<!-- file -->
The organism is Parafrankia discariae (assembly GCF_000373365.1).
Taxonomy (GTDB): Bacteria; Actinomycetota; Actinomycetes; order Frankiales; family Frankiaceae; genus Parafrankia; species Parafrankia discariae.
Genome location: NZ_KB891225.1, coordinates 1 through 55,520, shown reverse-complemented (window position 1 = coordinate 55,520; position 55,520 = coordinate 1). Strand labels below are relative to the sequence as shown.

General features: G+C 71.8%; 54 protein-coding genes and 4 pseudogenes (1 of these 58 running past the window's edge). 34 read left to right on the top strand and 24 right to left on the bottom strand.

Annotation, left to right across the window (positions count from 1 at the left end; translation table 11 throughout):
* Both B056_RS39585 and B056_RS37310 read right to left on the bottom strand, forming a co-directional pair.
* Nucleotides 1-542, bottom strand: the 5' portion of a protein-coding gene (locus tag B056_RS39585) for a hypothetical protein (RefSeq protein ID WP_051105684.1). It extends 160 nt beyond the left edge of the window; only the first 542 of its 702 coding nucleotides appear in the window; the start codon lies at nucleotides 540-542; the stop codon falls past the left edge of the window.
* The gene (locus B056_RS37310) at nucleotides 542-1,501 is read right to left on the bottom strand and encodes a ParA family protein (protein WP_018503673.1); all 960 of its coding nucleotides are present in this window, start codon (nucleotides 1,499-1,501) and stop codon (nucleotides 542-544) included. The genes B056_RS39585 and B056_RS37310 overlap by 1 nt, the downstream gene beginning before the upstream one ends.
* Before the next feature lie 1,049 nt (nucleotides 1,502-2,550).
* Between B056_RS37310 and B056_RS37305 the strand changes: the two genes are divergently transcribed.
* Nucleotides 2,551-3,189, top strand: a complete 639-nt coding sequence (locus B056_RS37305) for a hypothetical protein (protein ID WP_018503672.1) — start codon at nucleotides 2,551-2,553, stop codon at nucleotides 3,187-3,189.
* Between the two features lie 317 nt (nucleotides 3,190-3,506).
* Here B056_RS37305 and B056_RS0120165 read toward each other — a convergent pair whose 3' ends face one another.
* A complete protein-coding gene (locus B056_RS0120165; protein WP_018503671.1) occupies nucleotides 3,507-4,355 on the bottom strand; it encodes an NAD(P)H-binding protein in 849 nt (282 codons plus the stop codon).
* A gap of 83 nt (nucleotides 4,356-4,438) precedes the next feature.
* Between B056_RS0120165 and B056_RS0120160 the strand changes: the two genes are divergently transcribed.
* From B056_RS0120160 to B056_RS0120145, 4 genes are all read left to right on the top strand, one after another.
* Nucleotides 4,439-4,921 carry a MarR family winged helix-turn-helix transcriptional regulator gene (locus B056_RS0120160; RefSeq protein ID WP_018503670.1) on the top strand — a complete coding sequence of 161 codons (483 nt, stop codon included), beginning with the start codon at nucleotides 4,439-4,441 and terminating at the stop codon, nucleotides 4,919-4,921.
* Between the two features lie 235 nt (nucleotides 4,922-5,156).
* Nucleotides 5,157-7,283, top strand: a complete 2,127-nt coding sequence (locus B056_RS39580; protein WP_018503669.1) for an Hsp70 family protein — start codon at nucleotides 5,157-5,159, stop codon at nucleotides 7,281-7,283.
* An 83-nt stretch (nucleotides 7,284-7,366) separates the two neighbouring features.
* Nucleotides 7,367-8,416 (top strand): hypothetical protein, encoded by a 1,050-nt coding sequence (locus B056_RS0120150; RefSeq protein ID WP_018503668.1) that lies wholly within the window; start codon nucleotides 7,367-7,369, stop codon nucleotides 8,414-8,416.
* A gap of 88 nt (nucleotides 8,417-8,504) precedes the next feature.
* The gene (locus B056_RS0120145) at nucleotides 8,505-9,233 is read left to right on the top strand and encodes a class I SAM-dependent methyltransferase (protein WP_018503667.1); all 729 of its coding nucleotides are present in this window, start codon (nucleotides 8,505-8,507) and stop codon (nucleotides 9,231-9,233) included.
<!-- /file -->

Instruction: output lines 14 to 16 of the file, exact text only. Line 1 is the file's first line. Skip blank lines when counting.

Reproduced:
* A complete protein-coding gene (locus B056_RS0120165; protein WP_018503671.1) occupies nucleotides 3,507-4,355 on the bottom strand; it encodes an NAD(P)H-binding protein in 849 nt (282 codons plus the stop codon).
* A gap of 83 nt (nucleotides 4,356-4,438) precedes the next feature.
* Between B056_RS0120165 and B056_RS0120160 the strand changes: the two genes are divergently transcribed.